Sometimes our assumptions limit what we imagine is possible. For example, we assume innovation only happens in organizations that have access to plenty of resources or that leadership is reserved for someone in a position of power. These ideas―or what Carol Dweck would call a fixed mindset―limit growth and potential. This is especially dangerous in education, where limited opportunities can have compounding effects.
So, we wanted to share a bright spot from our work this past school year. Along the way, we have both replaced some of our assumptions. We have developed healthier working definitions informed by our exposure to new ideas and surprising success stories. From these experiences, we’ve learned that innovation, leadership and growth can happen anywhere.
One of us, Priscilla, teaches 7th grade science at Apollo Middle School in Sunnyside School District. The other, Carly, works for LeadLocal, a “think, learn and do”-tank based in Tucson, AZ. This year our organizations have collaborated (formally and informally) to support leadership and authentic learning opportunities at Apollo.
“We’ve learned that innovation, leadership and growth can happen anywhere”
Apollo Middle School is a rough gem. Many associate the school with a bad reputation that involves gang activity and reckless student behavior. But this year, Apollo has truly seen a significant shift in leadership that is leading to fundamental changes in the day-to-day student experience: teachers want to see change, and they are making it happen instead of waiting for it. We have teamed up and found ways to come together to not only support the students but each other. Apollo administrators have empowered teachers by giving them a voice and listening to their concerns.
The leadership and support provided by the Apollo admin team allowed Priscilla, and fellow teacher Katie Montgomery, to start a student-run business, Aqua Cents. In Priscilla and Katie’s classes, students are learning how to make products, how to market, how to sell in-person, how to use credit card readers, and a whole host of life skills that they wouldn’t have learned in the traditional science classroom. Plus, Aqua Cents isn’t just an opportunity to develop entrepreneurial skills. It is the mechanism to finance the creation of Apollo’s Secret Garden, an aquaponic pond system that will provide herbs and plants for future products, and will double as an outdoor classroom.
This is just one way Apollo is bringing innovation into the classroom learning. There’s also a community garden, a wellness center, a demonstration kitchen, and robust after-school offerings. However, these opportunities aren’t available simply because Apollo has a beautiful new campus situated in a wealthy community. These opportunities happen through strong community partnerships. For example, seed funding for Aqua Cents came from Real World Scholars, and Apollo’s community garden is a partnership with the Canyon Ranch Institute (remember, partnerships aren’t simply donations, as we often assume).
When Carly visited Priscilla’s classroom last fall, Priscilla had used CommunityShare to connect with Lee Pagni, an ecologist who taught her students about endangered iguanas. Aqua Cents’ product lines are named after endangered species the students have researched. These types of rich interactions inspire students and teachers, helping them connect with the world beyond the classroom walls and giving them the confidence and curiosity to learn more.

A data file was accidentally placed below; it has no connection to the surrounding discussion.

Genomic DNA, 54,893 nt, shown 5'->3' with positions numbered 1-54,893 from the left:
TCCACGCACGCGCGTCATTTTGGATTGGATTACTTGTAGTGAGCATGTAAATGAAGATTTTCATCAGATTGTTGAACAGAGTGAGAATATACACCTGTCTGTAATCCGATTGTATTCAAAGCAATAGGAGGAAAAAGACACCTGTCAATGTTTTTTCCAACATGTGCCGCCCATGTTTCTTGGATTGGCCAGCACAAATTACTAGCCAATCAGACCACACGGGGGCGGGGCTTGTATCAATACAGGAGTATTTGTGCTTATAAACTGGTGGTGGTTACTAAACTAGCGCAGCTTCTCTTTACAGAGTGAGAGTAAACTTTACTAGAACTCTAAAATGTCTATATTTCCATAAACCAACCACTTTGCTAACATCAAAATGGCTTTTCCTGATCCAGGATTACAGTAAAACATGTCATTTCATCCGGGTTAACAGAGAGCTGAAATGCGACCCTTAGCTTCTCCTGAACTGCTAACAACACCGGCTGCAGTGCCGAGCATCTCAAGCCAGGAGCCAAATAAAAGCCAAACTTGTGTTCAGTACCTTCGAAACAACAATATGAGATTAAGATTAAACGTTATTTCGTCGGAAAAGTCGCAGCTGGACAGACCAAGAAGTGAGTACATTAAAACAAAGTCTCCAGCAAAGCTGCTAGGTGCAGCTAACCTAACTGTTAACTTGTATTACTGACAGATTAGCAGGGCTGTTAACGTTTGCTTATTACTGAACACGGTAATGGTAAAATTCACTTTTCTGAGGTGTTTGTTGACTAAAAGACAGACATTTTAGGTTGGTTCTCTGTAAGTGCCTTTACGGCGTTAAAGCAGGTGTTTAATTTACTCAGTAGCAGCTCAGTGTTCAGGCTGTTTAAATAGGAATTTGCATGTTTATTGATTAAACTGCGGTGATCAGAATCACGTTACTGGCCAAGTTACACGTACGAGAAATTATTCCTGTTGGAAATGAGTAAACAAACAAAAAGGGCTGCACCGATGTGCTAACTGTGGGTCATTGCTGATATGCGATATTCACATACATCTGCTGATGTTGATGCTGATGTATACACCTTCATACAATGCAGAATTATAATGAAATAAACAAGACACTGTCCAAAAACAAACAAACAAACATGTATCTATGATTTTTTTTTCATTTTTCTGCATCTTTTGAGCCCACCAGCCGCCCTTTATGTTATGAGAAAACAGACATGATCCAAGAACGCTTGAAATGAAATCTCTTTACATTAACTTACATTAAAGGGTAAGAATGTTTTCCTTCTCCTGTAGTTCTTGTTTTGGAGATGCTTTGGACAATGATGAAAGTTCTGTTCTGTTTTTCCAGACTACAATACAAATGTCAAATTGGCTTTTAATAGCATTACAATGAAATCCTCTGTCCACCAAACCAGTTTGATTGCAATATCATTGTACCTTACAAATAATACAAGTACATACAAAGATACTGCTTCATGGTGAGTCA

What we find really inspiring, though, is that innovation and leadership aren’t just happening for Apollo students―teachers are taking leadership roles in the school. Two teachers recently attended an Off Script Retreat hosted by LeadLocal. At Off Script, the teachers developed a step-by-step peer training model to encourage growth mindset among their peers. The Monday following the retreat, the team pitched the idea to the principal and was able to move forward with the initiative.
Apollo has many passionate, creative teachers that are helping students and each other achieve new heights in their learning and leadership. In the coming years, Apollo teachers hope to expand outdoor classroom areas, increase real-world learning opportunities, and develop a maker-space.
Apollo Middle School is a place of learning and growth. The change that Apollo has experienced over the last few years is enough to change any conventional assumptions about where leadership and innovation happen. What we want to emphasize is that it is the growth mindset, collaboration, and willingness to work hard that has allowed innovation to take root. Apollo is an example of how you can work with the resources you have to create the world you imagine.
So how do we in education prevent ourselves from adopting a limited view of what leadership and innovation can mean and where it can happen? For us, it starts with listening and asking questions. Ask people―students, teachers, parents, principals―what they need. Ask them to share their stories and experiences. This helps to cultivate a growth mindset by seeing different perspectives. It opens the door for the dialogue and inclusivity necessary for effective leadership and collaboration. We know from experience that the answer seems simple―it’s the work that’s hard. Keep up the good fight!
For more, see:
- Innovation, Empowerment & Positive Change in San Diego Schools
- See Through a Student’s Eyes with the Shadow A Student Challenge
- Professional Learning: The Power of School Visits
Priscilla Fischback is a 7th grade science teacher at Apollo Middle School. Follow them on Twitter: @sunnysideusd
Carly Croman is the Director of Engagement at LeadLocal, a Think, Learn and Do Tank in Tucson, Arizona. Follow them on Twitter: @goleadlocal
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